For the second time in five days, the Michigan basketball team was embarrassed on its home court by a rival. This time, the opponent was No. 10 Michigan State, and the Wolverines were throttled from start to finish.
A day after a drubbing that saw the Spartans lead by as much as 30 and empty the bench well before the final buzzer sounded, we look at the five key plays from the game.
1) Michigan State starts out hot
Michigan State coach Tom Izzo said after the game that he doesn’t want the Spartans to be known as a 3-point shooting team, but the Spartans certainly looked the part early and often on Saturday. Before Michigan’s offense fell off the rails, it was already in a hole thanks to Michigan State’s three 3-pointers on three attempts in the game’s opening two minutes.
“I thought the execution we had offensively early, getting (Bryn) Forbes shots,” Izzo said. “I thought that was the difference in this game.”
Michigan State opened the game with a perfectly executed set to get Forbes an open look as Derrick Walton gets stuck in a double-screen by Matt Costello and Deyonta Davis. The next MSU bsaket is a transition look for Eron Harris that occurs two seconds into the shot clock over Walton again.
The second triple by Forbes is a mistake by Duncan Robinson who gets screened taking the wrong route as Forbes flares off the screen for an open triple.
2) Michigan has a chance, but misses it
After falling behind by 18 early, the Wolverines showed a little bit of fight toward the end of the first half, finally picking up stops on defense through a zone defense and cutting the deficit to 11.
But with the lead cut to 11, Michigan just couldn’t get over the hump. The Wolverines just missed out on a couple of transition opportunities and then come up empty on offense, first with a missed runner in the lane by Duncan Robinson then with a pair of pick-and-pop three-point attempts by Mark Donnal.
The Wolverines needed offense in this stretch to finally cut into the lead, but just came up short.
“We’re having trouble stopping people — elite teams. We’re going to have to out-score them,” said Michigan coach John Beilein. “That’s the only way we can beat elite teams right now … we’ve got to be on fire.”
3) Michigan State pours it on to end the half
While Michigan’s zone look had temporary success against the Spartans, it was short-lived. Michigan State — which leads the nation in assist rate — moved the ball to perfection against the Wolverines’ 1-3-1 zone to come away with two open triples for Bryn Forbes — close to automatic points, as he scored 2.23 points per shot in this game — to stretch the lead back to 16.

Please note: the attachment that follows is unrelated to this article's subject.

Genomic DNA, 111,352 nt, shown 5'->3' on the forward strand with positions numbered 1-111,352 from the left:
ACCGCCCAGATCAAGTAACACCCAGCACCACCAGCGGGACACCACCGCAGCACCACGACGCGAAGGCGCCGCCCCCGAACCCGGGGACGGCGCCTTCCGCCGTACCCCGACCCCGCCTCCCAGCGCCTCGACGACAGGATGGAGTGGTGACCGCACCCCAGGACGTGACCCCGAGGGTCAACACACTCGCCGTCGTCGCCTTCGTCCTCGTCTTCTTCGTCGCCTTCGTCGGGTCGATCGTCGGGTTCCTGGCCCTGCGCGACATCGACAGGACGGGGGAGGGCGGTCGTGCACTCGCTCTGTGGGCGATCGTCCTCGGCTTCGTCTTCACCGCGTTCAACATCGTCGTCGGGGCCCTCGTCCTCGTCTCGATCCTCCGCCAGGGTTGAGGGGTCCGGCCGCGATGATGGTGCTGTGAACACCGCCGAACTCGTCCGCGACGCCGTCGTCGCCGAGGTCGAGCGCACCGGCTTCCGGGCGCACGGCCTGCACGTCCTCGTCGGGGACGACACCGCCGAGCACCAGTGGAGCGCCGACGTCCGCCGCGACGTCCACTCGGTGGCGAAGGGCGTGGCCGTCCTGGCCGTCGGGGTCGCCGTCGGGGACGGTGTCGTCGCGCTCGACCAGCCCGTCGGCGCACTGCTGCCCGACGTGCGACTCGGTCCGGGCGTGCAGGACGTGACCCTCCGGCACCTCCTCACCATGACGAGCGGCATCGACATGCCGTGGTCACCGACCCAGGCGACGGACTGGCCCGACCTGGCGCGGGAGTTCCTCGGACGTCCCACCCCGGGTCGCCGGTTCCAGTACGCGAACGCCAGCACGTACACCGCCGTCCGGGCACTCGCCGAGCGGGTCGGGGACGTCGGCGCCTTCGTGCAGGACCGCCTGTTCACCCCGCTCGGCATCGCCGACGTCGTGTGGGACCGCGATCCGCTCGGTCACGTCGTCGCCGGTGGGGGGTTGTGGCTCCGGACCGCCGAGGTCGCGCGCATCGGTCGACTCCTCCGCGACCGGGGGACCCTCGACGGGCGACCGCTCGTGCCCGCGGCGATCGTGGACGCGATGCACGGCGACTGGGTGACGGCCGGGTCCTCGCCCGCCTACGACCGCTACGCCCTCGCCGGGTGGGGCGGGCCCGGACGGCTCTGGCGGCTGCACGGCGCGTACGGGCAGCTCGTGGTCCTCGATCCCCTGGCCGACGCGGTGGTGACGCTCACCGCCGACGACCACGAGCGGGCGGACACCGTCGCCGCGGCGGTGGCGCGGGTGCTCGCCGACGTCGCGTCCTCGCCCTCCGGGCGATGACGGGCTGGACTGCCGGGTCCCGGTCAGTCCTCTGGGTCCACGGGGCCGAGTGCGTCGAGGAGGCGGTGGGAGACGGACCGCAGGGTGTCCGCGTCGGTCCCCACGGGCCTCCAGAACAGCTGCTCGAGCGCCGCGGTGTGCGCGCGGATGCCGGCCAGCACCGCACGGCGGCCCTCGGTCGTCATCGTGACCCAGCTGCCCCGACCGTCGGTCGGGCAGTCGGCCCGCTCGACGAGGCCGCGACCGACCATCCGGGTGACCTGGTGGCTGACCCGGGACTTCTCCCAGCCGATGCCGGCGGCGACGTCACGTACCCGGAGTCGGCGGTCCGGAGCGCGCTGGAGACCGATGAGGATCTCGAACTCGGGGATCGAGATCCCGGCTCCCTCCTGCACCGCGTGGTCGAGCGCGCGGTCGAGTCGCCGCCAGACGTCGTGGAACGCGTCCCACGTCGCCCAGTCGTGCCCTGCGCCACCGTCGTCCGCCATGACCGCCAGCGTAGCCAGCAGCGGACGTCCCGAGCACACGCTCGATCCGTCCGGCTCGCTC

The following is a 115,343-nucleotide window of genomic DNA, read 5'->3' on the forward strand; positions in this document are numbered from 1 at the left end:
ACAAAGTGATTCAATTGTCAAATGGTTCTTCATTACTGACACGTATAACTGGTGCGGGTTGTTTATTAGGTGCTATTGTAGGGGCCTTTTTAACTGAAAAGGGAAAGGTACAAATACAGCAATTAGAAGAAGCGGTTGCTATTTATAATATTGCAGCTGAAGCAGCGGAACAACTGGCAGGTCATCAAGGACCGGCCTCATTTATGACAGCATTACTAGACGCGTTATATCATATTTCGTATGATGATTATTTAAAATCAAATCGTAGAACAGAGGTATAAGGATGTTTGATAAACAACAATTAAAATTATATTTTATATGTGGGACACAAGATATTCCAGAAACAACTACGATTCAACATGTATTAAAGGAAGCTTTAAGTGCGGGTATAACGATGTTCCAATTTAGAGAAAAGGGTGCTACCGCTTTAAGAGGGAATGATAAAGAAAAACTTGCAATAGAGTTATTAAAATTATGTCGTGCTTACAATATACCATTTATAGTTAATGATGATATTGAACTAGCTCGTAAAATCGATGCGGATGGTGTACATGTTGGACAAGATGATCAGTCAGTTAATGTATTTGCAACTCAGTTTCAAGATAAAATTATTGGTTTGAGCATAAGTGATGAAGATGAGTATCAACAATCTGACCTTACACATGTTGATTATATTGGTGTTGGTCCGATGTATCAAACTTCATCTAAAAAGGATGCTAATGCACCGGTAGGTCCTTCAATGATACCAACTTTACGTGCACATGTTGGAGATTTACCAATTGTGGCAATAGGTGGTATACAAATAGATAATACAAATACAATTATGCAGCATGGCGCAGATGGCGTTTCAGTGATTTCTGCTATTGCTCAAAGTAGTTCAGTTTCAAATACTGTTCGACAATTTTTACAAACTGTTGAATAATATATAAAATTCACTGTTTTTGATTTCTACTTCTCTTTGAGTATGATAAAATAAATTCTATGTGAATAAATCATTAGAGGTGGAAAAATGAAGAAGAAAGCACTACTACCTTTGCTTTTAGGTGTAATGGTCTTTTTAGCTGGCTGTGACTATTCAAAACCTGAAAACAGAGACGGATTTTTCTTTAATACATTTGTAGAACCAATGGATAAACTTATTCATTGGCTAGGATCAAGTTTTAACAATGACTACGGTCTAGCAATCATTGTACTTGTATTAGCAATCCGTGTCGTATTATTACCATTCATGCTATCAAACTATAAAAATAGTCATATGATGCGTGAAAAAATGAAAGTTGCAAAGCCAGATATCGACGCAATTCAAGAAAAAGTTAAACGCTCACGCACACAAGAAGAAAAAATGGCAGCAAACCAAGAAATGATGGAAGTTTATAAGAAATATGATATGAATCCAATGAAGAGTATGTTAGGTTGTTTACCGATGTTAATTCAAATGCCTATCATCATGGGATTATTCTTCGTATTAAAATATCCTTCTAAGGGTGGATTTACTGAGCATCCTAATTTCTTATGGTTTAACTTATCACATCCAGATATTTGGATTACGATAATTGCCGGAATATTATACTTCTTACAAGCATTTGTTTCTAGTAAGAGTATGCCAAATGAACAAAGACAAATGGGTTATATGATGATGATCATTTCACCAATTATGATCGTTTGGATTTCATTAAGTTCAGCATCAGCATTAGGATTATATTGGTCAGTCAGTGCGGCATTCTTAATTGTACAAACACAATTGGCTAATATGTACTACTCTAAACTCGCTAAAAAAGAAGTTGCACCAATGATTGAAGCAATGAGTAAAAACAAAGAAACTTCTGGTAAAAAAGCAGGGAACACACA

“We’re ready to play (zone) at different times during the season and for different things,” Beilein said. “We couldn’t stop them man-to-man, and then we went to zone for a short bit, and we probably should have gotten out of it after it worked a few times.”
The zone did seem to speed the Spartans up on offense for the first few possessions, but there’s no question that Michigan stuck with the zone for too long. After a couple timeouts and stoppages, Michigan State had a few wrinkles queued up and executed them perfectly.
4) Michigan State dominates inside
After draining 10 3-pointers and only two layups in the first half, the Spartans showcased their balance on offense in the second. They made it a priority to feed forward Matt Costello in the paint and he produced against Mark Donnal.
“I think that’s what I’m proudest of,” Izzo said. “I’m worried a little bit about becoming a 3-point shooting team, I don’t want that. We can be a shooting team … but we’ve got to be balanced. We have to be able to go inside and get it outside.
“I think that was very key for our team to understand. That we need everybody, and Matt did a great job.”
5) Spartans pour it on
After falling behind early, the Wolverines actually kept pace with Michigan State. It wasn’t close, but it wasn’t over either. But with just over 11 minutes to go in the game, the Spartans went on an 8-0 run to stretch the lead to 27.
Michigan closed the gap in garbage time, but suffered its second blowout loss in a week, putting its postseason goals in jeopardy.
“Our kids are trying everything that they’ve got. Everything they’ve got,” Beilein said. “I’ll tell you the same thing I said at Indiana, they’re so much better than us, you guys have to be looking at that, and we have to get better.
“We’ve just got to get better through improvement, through maturation, through our guys getting older and avoiding injuries, then we can play. It’s really hard right now.”